Uploading the package to our private repository

Now that we’ve built the package, we can upload it to our private repository. If you don’t already have a private repository to upload to, you can create one for free at by following the simple sign up process. Once you’ve logged into your account, click on Create new package in the left hand menu to see your private repository URL — make a note of this, as you’ll need it later.

Now that you’ve got a private repository, and a package, we can upload files to it. We do this using a tool called twine

# install twine
pip install twine
# upload your built package to your repository (update the URL as necessary)
twine upload  --repository-url dist/*

You’ll be prompted to enter credentials — just use the username and password you signed up for Packagr with. Once you’ve done that successfully, you’ll see your new package in your Packagr dashboard.

Installing your private package from inside a Docker container

Now that our package is securely stored in our repository, let’s create a docker image capable of installing it. It’s important to remember that you should never store raw credentials in your Dockerfile, or anywhere else in your code for that matter. So, you should pass your credentials as environmental variables at build time. With that in mind, let’s start by creating a file called requirements.txt in an empty folder, remembering to change the repository URL to your own :


A requirements file is just a list of packages for pip to install. In this case, we are adding our private package, data-generator and the public dependency, faker. Adding the --extra-index-url tells pip to look in our private repo, in addition to the public one.

Next, lets create our Dockerfile

FROM python:3.7-alpine
RUN echo "machine \
         "    login ${USER} \
         "    password ${PASS}" > /root/.netrc
RUN chown root ~/.netrc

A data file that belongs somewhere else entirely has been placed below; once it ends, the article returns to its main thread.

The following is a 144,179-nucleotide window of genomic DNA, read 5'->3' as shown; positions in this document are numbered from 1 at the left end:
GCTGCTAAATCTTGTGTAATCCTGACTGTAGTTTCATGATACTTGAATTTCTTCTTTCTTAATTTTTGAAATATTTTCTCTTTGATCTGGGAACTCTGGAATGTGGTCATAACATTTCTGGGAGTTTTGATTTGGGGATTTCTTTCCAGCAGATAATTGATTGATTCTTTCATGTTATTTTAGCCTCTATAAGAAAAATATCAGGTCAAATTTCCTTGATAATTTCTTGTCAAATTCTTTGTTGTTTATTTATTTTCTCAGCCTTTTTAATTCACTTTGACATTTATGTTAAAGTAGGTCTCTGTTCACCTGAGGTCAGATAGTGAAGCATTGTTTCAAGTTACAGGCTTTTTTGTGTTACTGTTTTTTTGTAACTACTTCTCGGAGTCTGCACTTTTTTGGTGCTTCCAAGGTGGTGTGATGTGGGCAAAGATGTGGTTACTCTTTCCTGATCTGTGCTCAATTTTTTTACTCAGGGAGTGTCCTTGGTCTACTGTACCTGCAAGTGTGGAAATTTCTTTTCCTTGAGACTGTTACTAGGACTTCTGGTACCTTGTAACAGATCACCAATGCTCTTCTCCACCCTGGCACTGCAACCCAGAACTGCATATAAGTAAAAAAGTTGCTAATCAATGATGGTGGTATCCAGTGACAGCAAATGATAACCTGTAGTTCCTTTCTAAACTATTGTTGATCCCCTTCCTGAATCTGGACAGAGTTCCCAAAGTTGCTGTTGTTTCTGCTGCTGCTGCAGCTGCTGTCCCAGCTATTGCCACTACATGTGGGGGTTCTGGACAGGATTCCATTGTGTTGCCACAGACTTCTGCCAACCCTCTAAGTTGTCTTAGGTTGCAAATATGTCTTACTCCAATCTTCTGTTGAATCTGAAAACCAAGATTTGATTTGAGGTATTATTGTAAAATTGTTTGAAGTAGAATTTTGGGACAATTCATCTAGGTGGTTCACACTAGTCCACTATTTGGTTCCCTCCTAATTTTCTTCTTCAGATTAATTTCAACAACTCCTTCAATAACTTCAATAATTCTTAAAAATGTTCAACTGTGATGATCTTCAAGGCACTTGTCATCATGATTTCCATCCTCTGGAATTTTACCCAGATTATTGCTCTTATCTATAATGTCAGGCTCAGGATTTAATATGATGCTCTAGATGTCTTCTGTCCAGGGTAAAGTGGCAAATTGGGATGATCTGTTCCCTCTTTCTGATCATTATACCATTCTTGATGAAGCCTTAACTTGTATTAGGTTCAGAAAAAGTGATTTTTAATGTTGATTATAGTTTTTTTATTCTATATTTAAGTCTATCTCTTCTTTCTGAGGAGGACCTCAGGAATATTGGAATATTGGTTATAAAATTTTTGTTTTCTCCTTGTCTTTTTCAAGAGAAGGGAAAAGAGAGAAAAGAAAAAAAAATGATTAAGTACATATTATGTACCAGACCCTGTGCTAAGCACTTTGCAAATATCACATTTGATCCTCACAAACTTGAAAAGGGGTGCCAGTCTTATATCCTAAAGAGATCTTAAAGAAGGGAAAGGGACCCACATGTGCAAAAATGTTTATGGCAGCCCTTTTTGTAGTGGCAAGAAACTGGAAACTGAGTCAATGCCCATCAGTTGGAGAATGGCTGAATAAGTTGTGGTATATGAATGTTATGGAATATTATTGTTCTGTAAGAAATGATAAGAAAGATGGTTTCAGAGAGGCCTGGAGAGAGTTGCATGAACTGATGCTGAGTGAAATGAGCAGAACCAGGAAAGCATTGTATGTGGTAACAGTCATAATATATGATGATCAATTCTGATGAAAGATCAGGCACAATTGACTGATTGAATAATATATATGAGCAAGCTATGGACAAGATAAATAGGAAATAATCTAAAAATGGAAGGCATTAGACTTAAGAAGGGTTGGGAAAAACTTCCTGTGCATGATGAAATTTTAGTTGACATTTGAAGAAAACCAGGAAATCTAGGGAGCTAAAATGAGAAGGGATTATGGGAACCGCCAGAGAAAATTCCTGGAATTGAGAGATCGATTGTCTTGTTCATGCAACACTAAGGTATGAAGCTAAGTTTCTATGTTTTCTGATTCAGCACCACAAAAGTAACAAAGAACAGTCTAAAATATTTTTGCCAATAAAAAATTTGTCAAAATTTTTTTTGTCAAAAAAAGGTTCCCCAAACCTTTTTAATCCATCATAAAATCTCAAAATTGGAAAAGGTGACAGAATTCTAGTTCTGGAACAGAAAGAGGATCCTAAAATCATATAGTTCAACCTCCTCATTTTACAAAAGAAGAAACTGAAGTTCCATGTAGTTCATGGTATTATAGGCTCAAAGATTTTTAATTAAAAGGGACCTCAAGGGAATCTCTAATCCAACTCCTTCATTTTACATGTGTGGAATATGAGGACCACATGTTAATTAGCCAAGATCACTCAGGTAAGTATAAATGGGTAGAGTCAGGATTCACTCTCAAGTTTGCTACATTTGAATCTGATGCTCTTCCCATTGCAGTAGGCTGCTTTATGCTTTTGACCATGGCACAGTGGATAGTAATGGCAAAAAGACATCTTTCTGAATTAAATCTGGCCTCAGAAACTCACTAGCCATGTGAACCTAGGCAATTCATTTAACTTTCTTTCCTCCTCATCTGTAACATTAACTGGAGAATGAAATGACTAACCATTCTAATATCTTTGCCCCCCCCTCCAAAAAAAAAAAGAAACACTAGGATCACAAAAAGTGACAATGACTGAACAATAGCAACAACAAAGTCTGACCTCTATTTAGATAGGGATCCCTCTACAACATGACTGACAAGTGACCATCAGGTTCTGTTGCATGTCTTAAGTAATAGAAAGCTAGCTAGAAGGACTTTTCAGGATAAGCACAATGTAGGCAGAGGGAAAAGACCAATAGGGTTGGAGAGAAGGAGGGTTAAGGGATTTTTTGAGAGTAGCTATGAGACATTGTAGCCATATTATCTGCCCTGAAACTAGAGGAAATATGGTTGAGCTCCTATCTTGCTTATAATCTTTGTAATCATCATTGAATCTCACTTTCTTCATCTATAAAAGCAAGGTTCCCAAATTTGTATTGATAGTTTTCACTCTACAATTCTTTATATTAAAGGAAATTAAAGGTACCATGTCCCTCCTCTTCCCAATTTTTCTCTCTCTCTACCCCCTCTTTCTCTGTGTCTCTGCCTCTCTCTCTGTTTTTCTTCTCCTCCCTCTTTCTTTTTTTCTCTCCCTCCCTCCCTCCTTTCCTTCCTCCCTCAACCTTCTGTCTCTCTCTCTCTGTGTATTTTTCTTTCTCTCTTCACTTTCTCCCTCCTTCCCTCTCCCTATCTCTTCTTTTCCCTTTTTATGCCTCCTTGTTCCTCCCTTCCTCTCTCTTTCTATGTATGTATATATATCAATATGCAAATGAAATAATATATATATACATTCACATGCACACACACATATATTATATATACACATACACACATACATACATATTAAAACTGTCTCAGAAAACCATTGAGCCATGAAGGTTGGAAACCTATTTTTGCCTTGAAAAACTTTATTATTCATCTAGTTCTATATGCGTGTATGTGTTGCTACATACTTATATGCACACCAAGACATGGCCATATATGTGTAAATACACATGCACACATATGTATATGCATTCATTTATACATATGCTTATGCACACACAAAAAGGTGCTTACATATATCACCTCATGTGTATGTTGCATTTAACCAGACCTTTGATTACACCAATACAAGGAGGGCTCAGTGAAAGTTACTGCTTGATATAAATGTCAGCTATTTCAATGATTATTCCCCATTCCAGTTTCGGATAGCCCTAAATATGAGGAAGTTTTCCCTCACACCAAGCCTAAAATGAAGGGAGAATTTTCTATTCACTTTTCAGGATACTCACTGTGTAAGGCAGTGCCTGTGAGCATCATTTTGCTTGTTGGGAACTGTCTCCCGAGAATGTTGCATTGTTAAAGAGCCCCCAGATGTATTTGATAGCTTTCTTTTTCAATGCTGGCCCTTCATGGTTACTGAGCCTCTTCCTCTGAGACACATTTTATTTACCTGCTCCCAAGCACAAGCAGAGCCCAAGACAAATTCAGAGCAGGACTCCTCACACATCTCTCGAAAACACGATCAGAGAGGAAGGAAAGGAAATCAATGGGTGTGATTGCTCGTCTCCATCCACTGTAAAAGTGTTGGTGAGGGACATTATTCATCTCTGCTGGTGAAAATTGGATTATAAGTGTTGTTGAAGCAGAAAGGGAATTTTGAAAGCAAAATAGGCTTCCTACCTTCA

RUN chmod 0600 ~/.netrc
COPY requirements.txt /requirements.txt
RUN pip install -r requirements.txt
CMD make-person

Let’s take a detailed look at this, one line at a time:

  • FROM python:3.7-alpine tells Docker the base image to use — in this case we are using the lightweight alpine python distro, mostly to save time/space
  • ARG USER and ARG PASS defines variables that we will provide at build time — specifically, our Packagr username and password
  • RUN echo... creates a file called .netrc which tells the image to use the Packagr username and password when connecting to The 2 following lines set the permissions of this file correctly
  • COPY requirements... copies the requirements file to the Docker image
  • RUN pip... installs the dependencies in our requirements file.
  • CMD make-person just calls the script defined in our at run time

Now that we have our Dockerfile, let’s build the Docker image, substituting in your Packagr username and password:

docker build -t dg-image --build-arg --build-arg PASS=changeme .

If all goes well, your docker image should build correctly! We can now upload it to our docker registry. Go back to the Packagr interface, click on Docker registry, and make a note of your Docker registry URL - it should be similar to your Python package repo URL, but with instead of the domain, and with the hash id in lowercase characters.

The first step is to login to docker — as usual, you’ll need to update the URL, username and password to your own

docker login -u -p changeme

Next, you’ll need to tag the image you just build (again, change the URL)

docker tag dg-image

Finally, you can push your tags:

docker push

You should now see your image in your docker registry in Packagr. You can now pull this docker image from any other machine you are logged into with this command:

docker pull

Top comments (1)

laurenttrk profile image

Hi @chris,
Thanks for your post, I was wondering if you are aware that your credentials are accessible in your built image, both in the build history and in the .netrc file in your image.